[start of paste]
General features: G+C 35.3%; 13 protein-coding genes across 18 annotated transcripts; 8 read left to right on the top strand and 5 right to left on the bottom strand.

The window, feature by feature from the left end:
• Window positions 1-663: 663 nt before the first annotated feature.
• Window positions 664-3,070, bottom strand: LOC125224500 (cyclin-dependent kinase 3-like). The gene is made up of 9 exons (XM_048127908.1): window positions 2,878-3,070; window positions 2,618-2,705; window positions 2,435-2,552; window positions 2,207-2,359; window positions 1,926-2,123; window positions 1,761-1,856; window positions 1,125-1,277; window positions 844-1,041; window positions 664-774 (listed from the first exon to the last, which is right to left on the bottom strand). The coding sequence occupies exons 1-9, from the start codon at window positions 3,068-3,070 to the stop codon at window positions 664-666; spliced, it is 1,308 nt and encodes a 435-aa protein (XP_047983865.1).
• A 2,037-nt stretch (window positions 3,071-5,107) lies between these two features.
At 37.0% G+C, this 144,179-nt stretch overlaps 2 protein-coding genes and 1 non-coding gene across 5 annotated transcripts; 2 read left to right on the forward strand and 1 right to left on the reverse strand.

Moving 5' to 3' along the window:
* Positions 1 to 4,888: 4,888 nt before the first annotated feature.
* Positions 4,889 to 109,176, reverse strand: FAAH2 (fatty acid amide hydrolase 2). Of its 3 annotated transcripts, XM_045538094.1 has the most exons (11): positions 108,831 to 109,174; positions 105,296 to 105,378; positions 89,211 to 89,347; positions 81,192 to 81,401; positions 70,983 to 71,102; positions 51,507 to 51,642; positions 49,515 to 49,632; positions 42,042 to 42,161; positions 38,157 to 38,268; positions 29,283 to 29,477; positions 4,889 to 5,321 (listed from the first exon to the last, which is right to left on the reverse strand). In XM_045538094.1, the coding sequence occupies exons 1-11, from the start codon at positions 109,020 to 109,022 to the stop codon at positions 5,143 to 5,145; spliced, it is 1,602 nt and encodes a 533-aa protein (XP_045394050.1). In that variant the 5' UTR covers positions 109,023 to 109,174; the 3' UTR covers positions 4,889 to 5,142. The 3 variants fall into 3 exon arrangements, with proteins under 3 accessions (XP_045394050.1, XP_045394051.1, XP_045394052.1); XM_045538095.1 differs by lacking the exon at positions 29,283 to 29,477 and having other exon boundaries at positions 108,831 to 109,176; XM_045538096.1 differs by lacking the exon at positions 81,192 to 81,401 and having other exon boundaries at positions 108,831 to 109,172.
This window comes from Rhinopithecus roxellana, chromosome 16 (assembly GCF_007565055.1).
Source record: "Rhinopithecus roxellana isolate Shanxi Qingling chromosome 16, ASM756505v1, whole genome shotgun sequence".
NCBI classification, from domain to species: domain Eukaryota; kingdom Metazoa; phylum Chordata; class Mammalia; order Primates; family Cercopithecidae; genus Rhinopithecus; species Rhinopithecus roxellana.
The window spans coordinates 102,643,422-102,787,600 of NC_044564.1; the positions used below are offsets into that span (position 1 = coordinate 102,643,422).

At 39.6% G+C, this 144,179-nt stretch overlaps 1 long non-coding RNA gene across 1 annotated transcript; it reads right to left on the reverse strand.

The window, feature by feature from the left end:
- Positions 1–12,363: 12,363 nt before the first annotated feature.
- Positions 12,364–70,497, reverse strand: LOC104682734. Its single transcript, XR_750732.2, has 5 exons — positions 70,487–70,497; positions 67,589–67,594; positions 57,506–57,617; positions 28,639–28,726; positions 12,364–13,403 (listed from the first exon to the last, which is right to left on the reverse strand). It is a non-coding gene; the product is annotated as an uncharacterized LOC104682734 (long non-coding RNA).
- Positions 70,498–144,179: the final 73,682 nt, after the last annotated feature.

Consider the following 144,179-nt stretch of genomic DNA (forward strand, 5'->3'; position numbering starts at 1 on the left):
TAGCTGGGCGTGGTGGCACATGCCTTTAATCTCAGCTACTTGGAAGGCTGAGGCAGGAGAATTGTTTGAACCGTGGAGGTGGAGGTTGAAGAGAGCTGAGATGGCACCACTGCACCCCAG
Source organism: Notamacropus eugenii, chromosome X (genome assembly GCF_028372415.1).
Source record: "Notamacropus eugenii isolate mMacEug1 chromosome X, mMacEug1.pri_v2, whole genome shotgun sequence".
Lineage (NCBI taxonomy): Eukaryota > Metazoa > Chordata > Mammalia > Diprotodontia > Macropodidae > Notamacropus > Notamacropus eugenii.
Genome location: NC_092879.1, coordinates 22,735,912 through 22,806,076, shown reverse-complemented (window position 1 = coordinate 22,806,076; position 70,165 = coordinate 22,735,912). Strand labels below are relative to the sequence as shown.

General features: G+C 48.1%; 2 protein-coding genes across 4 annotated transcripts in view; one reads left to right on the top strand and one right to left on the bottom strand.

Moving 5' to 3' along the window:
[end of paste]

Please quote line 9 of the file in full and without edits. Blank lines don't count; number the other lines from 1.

* Positions 4,889 to 109,176, reverse strand: FAAH2 (fatty acid amide hydrolase 2). Of its 3 annotated transcripts, XM_045538094.1 has the most exons (11): positions 108,831 to 109,174; positions 105,296 to 105,378; positions 89,211 to 89,347; positions 81,192 to 81,401; positions 70,983 to 71,102; positions 51,507 to 51,642; positions 49,515 to 49,632; positions 42,042 to 42,161; positions 38,157 to 38,268; positions 29,283 to 29,477; positions 4,889 to 5,321 (listed from the first exon to the last, which is right to left on the reverse strand). In XM_045538094.1, the coding sequence occupies exons 1-11, from the start codon at positions 109,020 to 109,022 to the stop codon at positions 5,143 to 5,145; spliced, it is 1,602 nt and encodes a 533-aa protein (XP_045394050.1). In that variant the 5' UTR covers positions 109,023 to 109,174; the 3' UTR covers positions 4,889 to 5,142. The 3 variants fall into 3 exon arrangements, with proteins under 3 accessions (XP_045394050.1, XP_045394051.1, XP_045394052.1); XM_045538095.1 differs by lacking the exon at positions 29,283 to 29,477 and having other exon boundaries at positions 108,831 to 109,176; XM_045538096.1 differs by lacking the exon at positions 81,192 to 81,401 and having other exon boundaries at positions 108,831 to 109,172.